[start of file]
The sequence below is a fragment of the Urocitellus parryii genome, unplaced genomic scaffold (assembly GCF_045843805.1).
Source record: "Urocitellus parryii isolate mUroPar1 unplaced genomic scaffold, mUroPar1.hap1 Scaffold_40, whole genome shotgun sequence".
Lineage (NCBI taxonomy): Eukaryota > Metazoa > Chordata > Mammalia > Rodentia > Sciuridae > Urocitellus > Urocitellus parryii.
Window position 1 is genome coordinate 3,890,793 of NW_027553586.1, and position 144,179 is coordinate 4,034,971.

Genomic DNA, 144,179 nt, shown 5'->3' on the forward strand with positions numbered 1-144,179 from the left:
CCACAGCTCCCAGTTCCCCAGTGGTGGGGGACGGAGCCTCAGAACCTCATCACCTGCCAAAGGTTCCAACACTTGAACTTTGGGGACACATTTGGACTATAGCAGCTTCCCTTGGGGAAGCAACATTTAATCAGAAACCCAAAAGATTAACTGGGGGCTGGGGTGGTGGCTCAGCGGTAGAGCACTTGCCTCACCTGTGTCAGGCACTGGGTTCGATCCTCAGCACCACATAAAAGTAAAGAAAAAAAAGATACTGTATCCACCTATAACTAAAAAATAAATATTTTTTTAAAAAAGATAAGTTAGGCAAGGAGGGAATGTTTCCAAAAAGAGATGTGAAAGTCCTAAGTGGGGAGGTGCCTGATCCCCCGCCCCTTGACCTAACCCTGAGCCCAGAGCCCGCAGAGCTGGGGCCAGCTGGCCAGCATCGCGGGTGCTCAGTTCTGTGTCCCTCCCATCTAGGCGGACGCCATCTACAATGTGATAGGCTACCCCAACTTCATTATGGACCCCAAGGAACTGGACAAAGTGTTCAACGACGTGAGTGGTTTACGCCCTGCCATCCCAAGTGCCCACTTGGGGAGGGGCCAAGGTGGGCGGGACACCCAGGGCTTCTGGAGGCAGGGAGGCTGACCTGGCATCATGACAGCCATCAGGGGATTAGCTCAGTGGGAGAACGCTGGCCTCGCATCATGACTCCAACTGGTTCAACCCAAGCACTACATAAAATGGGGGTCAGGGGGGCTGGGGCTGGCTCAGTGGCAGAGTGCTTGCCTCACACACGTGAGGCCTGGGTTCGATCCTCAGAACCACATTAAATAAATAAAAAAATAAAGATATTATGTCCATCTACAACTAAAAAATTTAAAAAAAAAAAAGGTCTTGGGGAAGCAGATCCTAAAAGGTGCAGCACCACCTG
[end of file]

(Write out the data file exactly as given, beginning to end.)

The sequence below is a fragment of the Urocitellus parryii genome, unplaced genomic scaffold (assembly GCF_045843805.1).
Source record: "Urocitellus parryii isolate mUroPar1 unplaced genomic scaffold, mUroPar1.hap1 Scaffold_40, whole genome shotgun sequence".
Lineage (NCBI taxonomy): Eukaryota > Metazoa > Chordata > Mammalia > Rodentia > Sciuridae > Urocitellus > Urocitellus parryii.
Window position 1 is genome coordinate 3,890,793 of NW_027553586.1, and position 144,179 is coordinate 4,034,971.

Genomic DNA, 144,179 nt, shown 5'->3' on the forward strand with positions numbered 1-144,179 from the left:
CCACAGCTCCCAGTTCCCCAGTGGTGGGGGACGGAGCCTCAGAACCTCATCACCTGCCAAAGGTTCCAACACTTGAACTTTGGGGACACATTTGGACTATAGCAGCTTCCCTTGGGGAAGCAACATTTAATCAGAAACCCAAAAGATTAACTGGGGGCTGGGGTGGTGGCTCAGCGGTAGAGCACTTGCCTCACCTGTGTCAGGCACTGGGTTCGATCCTCAGCACCACATAAAAGTAAAGAAAAAAAAGATACTGTATCCACCTATAACTAAAAAATAAATATTTTTTTAAAAAAGATAAGTTAGGCAAGGAGGGAATGTTTCCAAAAAGAGATGTGAAAGTCCTAAGTGGGGAGGTGCCTGATCCCCCGCCCCTTGACCTAACCCTGAGCCCAGAGCCCGCAGAGCTGGGGCCAGCTGGCCAGCATCGCGGGTGCTCAGTTCTGTGTCCCTCCCATCTAGGCGGACGCCATCTACAATGTGATAGGCTACCCCAACTTCATTATGGACCCCAAGGAACTGGACAAAGTGTTCAACGACGTGAGTGGTTTACGCCCTGCCATCCCAAGTGCCCACTTGGGGAGGGGCCAAGGTGGGCGGGACACCCAGGGCTTCTGGAGGCAGGGAGGCTGACCTGGCATCATGACAGCCATCAGGGGATTAGCTCAGTGGGAGAACGCTGGCCTCGCATCATGACTCCAACTGGTTCAACCCAAGCACTACATAAAATGGGGGTCAGGGGGGCTGGGGCTGGCTCAGTGGCAGAGTGCTTGCCTCACACACGTGAGGCCTGGGTTCGATCCTCAGAACCACATTAAATAAATAAAAAAATAAAGATATTATGTCCATCTACAACTAAAAAATTTAAAAAAAAAAAAGGTCTTGGGGAAGCAGATCCTAAAAGGTGCAGCACCACCTG